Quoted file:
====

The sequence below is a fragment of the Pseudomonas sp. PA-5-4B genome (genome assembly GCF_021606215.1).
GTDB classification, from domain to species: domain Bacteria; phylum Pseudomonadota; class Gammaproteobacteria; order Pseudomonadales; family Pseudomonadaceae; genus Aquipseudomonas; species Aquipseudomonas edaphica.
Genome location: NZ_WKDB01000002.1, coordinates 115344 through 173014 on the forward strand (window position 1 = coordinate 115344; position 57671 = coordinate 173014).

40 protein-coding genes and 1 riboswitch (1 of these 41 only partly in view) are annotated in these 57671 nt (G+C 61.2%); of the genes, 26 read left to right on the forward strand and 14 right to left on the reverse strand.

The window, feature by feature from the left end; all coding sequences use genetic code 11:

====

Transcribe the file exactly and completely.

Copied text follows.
The sequence below is a fragment of the Pseudomonas sp. PA-5-4B genome (genome assembly GCF_021606215.1).
GTDB classification, from domain to species: domain Bacteria; phylum Pseudomonadota; class Gammaproteobacteria; order Pseudomonadales; family Pseudomonadaceae; genus Aquipseudomonas; species Aquipseudomonas edaphica.
Genome location: NZ_WKDB01000002.1, coordinates 115344 through 173014 on the forward strand (window position 1 = coordinate 115344; position 57671 = coordinate 173014).

40 protein-coding genes and 1 riboswitch (1 of these 41 only partly in view) are annotated in these 57671 nt (G+C 61.2%); of the genes, 26 read left to right on the forward strand and 14 right to left on the reverse strand.

The window, feature by feature from the left end; all coding sequences use genetic code 11: